Friday, February 24, 2017

Grafting a ficus microcarpa, or whittling away at a tree

I wanted to try my hand at grafting a branch unto a tree. I thought that I could try grafting a ficus microcarpa. Ficus microcarpa are resilient plants. Even if I did something wrong the damage might be minimal. Boy, was I wrong.  

Here is the trunk that I was going to graft onto.

Her is the branch. It is actually a piece from further up the same tree.

Confession time: To graft you should have some knowledge, the right tools, and a little experience will not hurt. I had none of those. Here was the result.

I took a nice size chunk of tree off. That is going to leave a very big scar. I felt sick. Why o why do I do the things I do? Ok, this was a fail. The tree will recover. So I decided to do it again.

It looked a lot better, but because I don't know what I am doing I do not know if it will take.

I think for grafting I will need someone to teach me. Cheers.

Thursday, February 16, 2017

One More Time, Root Over Rock with a Twist. a chinese elm

Early in December, I noticed a small Chinese elm growing in my front yard. I thought I’ll let it grow and harvest it next year. With all the rain we have had the ground was soft. The root hairs and all just came up. I  was very pleased. Elated even.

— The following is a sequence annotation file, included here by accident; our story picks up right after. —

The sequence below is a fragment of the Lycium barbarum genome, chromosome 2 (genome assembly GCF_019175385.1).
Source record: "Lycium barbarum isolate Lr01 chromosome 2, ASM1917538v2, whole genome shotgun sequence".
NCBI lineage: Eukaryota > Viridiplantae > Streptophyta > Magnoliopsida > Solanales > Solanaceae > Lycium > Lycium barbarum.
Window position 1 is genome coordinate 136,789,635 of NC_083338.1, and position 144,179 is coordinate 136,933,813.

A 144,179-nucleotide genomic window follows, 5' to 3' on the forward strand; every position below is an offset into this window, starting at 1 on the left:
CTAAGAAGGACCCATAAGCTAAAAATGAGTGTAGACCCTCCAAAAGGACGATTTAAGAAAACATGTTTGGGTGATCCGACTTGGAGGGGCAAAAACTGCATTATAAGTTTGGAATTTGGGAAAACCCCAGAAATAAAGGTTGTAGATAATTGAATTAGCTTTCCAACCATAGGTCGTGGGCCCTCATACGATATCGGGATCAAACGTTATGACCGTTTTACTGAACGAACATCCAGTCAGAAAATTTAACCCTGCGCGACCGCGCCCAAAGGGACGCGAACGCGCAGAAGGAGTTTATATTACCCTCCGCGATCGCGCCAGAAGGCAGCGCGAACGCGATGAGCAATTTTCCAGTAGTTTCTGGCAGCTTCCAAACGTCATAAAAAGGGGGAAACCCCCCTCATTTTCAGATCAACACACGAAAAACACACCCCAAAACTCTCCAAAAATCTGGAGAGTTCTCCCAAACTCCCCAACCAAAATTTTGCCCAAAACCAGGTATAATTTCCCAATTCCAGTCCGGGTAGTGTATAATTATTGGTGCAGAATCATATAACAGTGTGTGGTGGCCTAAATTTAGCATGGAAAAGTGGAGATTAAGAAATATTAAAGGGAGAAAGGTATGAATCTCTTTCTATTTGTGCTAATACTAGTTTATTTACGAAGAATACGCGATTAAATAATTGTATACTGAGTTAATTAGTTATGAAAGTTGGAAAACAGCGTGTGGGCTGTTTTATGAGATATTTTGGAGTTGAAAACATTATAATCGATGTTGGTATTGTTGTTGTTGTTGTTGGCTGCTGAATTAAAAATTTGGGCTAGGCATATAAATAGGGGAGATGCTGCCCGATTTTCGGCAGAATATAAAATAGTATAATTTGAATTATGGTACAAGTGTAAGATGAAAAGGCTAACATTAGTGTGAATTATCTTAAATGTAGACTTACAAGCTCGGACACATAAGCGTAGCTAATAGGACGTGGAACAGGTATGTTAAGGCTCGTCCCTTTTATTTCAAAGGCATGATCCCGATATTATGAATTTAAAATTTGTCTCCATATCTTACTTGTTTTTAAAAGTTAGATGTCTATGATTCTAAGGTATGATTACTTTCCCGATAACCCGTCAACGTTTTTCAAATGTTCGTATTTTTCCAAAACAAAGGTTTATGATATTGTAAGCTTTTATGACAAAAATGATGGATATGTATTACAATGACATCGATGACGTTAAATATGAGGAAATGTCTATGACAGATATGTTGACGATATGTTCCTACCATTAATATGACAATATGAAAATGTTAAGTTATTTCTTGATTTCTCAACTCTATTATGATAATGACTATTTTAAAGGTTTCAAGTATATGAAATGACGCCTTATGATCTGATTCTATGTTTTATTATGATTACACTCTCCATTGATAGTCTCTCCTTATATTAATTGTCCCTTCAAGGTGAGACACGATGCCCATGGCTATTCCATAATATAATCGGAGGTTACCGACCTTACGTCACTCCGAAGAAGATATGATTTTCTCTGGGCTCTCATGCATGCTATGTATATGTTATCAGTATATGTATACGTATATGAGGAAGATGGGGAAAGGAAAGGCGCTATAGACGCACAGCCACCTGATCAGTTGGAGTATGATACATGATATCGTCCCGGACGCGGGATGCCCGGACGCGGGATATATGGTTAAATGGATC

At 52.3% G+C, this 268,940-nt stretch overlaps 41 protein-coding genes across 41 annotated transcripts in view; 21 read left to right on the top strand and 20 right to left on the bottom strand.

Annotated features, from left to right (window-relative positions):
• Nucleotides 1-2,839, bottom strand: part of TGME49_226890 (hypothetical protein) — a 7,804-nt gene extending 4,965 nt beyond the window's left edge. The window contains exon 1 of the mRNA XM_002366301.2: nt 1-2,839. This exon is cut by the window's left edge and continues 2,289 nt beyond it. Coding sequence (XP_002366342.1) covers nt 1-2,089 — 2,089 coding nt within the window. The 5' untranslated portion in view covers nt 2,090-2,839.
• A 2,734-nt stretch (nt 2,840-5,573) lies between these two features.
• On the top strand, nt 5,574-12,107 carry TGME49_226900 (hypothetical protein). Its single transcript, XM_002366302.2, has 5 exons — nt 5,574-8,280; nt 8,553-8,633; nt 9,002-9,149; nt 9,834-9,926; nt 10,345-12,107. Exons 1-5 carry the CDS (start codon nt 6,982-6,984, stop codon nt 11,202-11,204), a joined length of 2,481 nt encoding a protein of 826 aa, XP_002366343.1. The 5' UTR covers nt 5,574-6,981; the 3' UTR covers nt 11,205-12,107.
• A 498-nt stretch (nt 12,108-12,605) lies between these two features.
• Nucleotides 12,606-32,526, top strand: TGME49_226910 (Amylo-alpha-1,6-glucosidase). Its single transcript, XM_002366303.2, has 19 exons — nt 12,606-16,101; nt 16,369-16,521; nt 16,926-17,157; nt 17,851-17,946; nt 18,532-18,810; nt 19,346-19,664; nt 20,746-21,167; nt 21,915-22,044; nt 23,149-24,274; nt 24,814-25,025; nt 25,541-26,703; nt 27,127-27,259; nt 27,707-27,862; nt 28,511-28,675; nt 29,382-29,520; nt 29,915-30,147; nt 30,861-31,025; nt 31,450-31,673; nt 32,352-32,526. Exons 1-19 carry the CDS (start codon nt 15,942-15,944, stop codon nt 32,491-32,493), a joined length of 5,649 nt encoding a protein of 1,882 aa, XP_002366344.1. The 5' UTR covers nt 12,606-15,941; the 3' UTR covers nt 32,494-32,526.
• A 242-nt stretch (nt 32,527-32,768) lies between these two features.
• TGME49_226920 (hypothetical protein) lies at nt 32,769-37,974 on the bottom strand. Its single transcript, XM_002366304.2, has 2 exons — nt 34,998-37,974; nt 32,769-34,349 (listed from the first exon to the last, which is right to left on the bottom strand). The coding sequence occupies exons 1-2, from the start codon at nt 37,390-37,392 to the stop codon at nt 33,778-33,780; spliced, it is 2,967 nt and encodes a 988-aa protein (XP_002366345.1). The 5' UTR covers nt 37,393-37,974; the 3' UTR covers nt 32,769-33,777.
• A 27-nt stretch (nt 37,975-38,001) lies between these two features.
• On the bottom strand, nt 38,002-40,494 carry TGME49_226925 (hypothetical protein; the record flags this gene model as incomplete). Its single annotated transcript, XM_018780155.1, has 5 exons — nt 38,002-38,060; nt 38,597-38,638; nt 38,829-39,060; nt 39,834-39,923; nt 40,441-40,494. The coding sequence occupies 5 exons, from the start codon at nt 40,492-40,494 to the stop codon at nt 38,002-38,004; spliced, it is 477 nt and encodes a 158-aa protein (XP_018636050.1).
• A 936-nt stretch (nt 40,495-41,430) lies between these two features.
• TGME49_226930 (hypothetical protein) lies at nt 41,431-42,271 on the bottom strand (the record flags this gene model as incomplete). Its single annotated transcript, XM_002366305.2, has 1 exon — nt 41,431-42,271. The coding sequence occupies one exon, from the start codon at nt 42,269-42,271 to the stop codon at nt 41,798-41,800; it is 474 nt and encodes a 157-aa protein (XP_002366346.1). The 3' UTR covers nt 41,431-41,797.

What to do with this gift? I already have Chinese growing in pots from various seeds that I collected. This one decided to be part of my family. Ok, maybe it's not all that. However, I do need a plan for this little tree.

I have a few root over rock tropicals. Making those is like growing moss on a wet rock. It is pretty easy. Why not try something slightly more challenging and make a root over rock deciduous tree?

So here goes this story. I had this rock with a very nice shape. I went to look for my stand by rubber bands. I could not find any. I did have some parafilm I bought for grafting, though. I read that parafilm eventually deteriorates and that it breathes. I thought back to my elementary days in an inner city study hall where they taught me something that seemed contradictory in my ignorant youth. “To be successful you must be a risk taker.”

I placed the roots the way I thought would make for good composition in the future. Then I wrapped the roots as little as possible just enough to hold the roots in place.

This is what the whole thing looked like after:

I decided to pot the rock underneath the soil line. I am using some compost. It is still breaking down. The soil line will slowly drop on its own and expose the the top part of the rock. After I’ll help it a little more.

These are extra pics because I think the tree is very beautiful.

We will see how everything fares out. Cheers.

Sunday, February 12, 2017

The Root Ball, you need a ball to play the game

So, last year I wanted to grow my own Japanese Black pine. I scoured the internet to find information. I found a good article on That website is a great resource for all things black pine and other things. The article mentioned that he had used some methods that were found in Bonsai Today issue numbers 12 and 20 (Click on the link to find Bonsai Today 1-20 ).  I found out that Kusida Matsuo the author of the article Back Pine From Seed put pine trees in a colander. When the tree grew bigger he would leave the tree in the same colander and plant the tree, colander and all in a bigger colander. Finally when the tree was big enough Mr. Matsuo would remove the tree from the bigger colander and prune the roots. He would not disturb the root ball formed in the original colander.

I am not writing about the japanese black pine per se. I am writing about the idea of